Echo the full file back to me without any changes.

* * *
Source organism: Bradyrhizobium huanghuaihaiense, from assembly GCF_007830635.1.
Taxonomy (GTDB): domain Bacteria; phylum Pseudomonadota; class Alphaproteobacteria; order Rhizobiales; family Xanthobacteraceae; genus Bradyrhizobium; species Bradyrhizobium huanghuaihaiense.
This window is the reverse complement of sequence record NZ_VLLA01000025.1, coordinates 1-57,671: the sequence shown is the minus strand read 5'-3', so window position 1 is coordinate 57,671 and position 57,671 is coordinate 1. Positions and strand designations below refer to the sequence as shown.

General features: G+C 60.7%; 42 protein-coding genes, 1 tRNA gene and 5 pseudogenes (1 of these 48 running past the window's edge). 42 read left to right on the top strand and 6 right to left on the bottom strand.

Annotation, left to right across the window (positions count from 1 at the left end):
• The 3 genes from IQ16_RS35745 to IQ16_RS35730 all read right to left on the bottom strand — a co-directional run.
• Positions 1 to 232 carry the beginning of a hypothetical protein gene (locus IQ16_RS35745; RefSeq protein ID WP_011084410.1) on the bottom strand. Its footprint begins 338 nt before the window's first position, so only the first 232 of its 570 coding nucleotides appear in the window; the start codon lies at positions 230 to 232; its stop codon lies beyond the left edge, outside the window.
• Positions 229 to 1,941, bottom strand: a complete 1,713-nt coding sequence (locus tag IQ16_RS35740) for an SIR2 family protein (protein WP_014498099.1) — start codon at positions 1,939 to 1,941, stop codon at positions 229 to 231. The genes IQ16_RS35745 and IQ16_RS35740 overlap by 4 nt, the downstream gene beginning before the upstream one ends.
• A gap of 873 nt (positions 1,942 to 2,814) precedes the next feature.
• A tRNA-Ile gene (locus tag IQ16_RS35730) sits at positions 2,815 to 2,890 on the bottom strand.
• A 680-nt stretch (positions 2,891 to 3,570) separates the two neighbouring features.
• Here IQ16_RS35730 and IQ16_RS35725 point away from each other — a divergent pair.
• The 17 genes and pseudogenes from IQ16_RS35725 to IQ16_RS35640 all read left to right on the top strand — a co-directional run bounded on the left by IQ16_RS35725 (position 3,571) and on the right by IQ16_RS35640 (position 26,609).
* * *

Source organism: Bradyrhizobium huanghuaihaiense, from assembly GCF_007830635.1.
Taxonomy (GTDB): domain Bacteria; phylum Pseudomonadota; class Alphaproteobacteria; order Rhizobiales; family Xanthobacteraceae; genus Bradyrhizobium; species Bradyrhizobium huanghuaihaiense.
This window is the reverse complement of sequence record NZ_VLLA01000025.1, coordinates 1-57,671: the sequence shown is the minus strand read 5'-3', so window position 1 is coordinate 57,671 and position 57,671 is coordinate 1. Positions and strand designations below refer to the sequence as shown.

General features: G+C 60.7%; 42 protein-coding genes, 1 tRNA gene and 5 pseudogenes (1 of these 48 running past the window's edge). 42 read left to right on the top strand and 6 right to left on the bottom strand.

Annotation, left to right across the window (positions count from 1 at the left end):
• The 3 genes from IQ16_RS35745 to IQ16_RS35730 all read right to left on the bottom strand — a co-directional run.
• Positions 1 to 232 carry the beginning of a hypothetical protein gene (locus IQ16_RS35745; RefSeq protein ID WP_011084410.1) on the bottom strand. Its footprint begins 338 nt before the window's first position, so only the first 232 of its 570 coding nucleotides appear in the window; the start codon lies at positions 230 to 232; its stop codon lies beyond the left edge, outside the window.
• Positions 229 to 1,941, bottom strand: a complete 1,713-nt coding sequence (locus tag IQ16_RS35740) for an SIR2 family protein (protein WP_014498099.1) — start codon at positions 1,939 to 1,941, stop codon at positions 229 to 231. The genes IQ16_RS35745 and IQ16_RS35740 overlap by 4 nt, the downstream gene beginning before the upstream one ends.
• A gap of 873 nt (positions 1,942 to 2,814) precedes the next feature.
• A tRNA-Ile gene (locus tag IQ16_RS35730) sits at positions 2,815 to 2,890 on the bottom strand.
• A 680-nt stretch (positions 2,891 to 3,570) separates the two neighbouring features.
• Here IQ16_RS35730 and IQ16_RS35725 point away from each other — a divergent pair.
• The 17 genes and pseudogenes from IQ16_RS35725 to IQ16_RS35640 all read left to right on the top strand — a co-directional run bounded on the left by IQ16_RS35725 (position 3,571) and on the right by IQ16_RS35640 (position 26,609).